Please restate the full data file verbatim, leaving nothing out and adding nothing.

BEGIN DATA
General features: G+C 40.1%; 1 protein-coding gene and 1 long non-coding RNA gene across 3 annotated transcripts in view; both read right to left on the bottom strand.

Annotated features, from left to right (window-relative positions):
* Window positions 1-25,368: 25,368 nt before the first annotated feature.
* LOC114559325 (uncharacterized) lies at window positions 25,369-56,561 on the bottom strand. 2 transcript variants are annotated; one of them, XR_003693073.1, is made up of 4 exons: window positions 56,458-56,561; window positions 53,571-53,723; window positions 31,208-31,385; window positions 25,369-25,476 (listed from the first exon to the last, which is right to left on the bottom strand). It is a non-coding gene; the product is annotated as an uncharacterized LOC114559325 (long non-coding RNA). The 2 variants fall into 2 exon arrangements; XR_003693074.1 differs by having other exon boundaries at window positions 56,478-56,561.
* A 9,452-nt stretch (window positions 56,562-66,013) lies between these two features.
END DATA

General features: G+C 40.1%; 1 protein-coding gene and 1 long non-coding RNA gene across 3 annotated transcripts in view; both read right to left on the bottom strand.

Annotated features, from left to right (window-relative positions):
* Window positions 1-25,368: 25,368 nt before the first annotated feature.
* LOC114559325 (uncharacterized) lies at window positions 25,369-56,561 on the bottom strand. 2 transcript variants are annotated; one of them, XR_003693073.1, is made up of 4 exons: window positions 56,458-56,561; window positions 53,571-53,723; window positions 31,208-31,385; window positions 25,369-25,476 (listed from the first exon to the last, which is right to left on the bottom strand). It is a non-coding gene; the product is annotated as an uncharacterized LOC114559325 (long non-coding RNA). The 2 variants fall into 2 exon arrangements; XR_003693074.1 differs by having other exon boundaries at window positions 56,478-56,561.
* A 9,452-nt stretch (window positions 56,562-66,013) lies between these two features.